I don't expect your argument to hold water. So because Bush left the driver's seat with us speeding towards a cliff, you're saying that Obama is therefore absolved of responsibility for pushing the gas peddle down even harder? By the way, we've touched on economic subjects without really delving into economics because that's not the subject of this discussion, but please let me refer you to my article on the stimulus package.
9. First of all, Obama said all throughout his campaign that he planned to increase troop levels in Afghanistan. Second, the two wars are totally different. One was a response to 9/11 and very necessary; the other was little more than Bush Jr's attempt to impress his 'poppy.'
I can't believe you're actually comparing Bush and Obama on being warmongers. Nevermind that Obama has also pledged to END the war in Iraq.
I'm not saying Obama has been dishonest about Afghanistan. I'm saying he's just like Bush. And I'm correct. And he has been dishonest about Iraq. He pledged to end it, but it doesn't look like that's going to happen. I can't believe you really think they're all that different. Obama is not an anti-war President. He's just not. He supports the same interventionist foreign policy, global policing, nation-building, and maintaining a global American Empire just like the previous several administrations. He shares along with Bush, the same context and framework for viewing our foreign and military policy, and their differences are in the particulars of implementing that shared vision of American foreign policy. Don't you agree? How can you not? Don't you agree that Obama and Bush belong together in a foreign policy category to which Monroe would not?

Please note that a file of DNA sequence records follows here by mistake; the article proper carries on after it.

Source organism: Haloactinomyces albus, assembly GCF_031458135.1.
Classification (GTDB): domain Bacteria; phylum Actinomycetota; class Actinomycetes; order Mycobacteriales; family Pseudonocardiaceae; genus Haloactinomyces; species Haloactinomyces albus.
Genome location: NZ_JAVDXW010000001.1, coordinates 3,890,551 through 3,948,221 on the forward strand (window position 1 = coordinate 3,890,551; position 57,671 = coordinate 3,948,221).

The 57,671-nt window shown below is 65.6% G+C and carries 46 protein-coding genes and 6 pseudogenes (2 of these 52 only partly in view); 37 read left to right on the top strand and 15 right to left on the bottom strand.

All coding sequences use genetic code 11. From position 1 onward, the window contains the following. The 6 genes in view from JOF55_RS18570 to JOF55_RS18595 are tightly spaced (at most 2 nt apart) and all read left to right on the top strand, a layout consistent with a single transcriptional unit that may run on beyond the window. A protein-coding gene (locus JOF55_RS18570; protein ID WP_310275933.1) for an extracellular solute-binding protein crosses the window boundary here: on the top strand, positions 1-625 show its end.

10. I admit that things haven't worked so well in this regard for Obama, but do you honestly believe he knew about this stuff? Surely if he had, he would have picked someone else simply to avoid the bad press (like this article) he'd get from it. It's not as if he specifically chose them because of these issues.
Conclusion: While you do make a few good points, I found most of this article to be either nit picking or stretching to find similarities where none exist. While I did vote for Obama, I also have no problem calling any politician out when they make a mistake.
Truth be told, Obama has made his share of mistakes early-on, but he's far from the Bush clone you've made him out to be.
Of course I don't believe Obama intentionally picked scandal-tainted candidates for cabinet positions. But after he discovered that they were corrupt, he didn't care. He backed Geithner anyways and said he would continue backing Daschle. The man really doesn't care about the rule of law. That's my point, and it unnerves me and it should unnerve you too if you want our government to be free from corruption and an elite class of people who are above the law. This is just another way Obama is like Bush.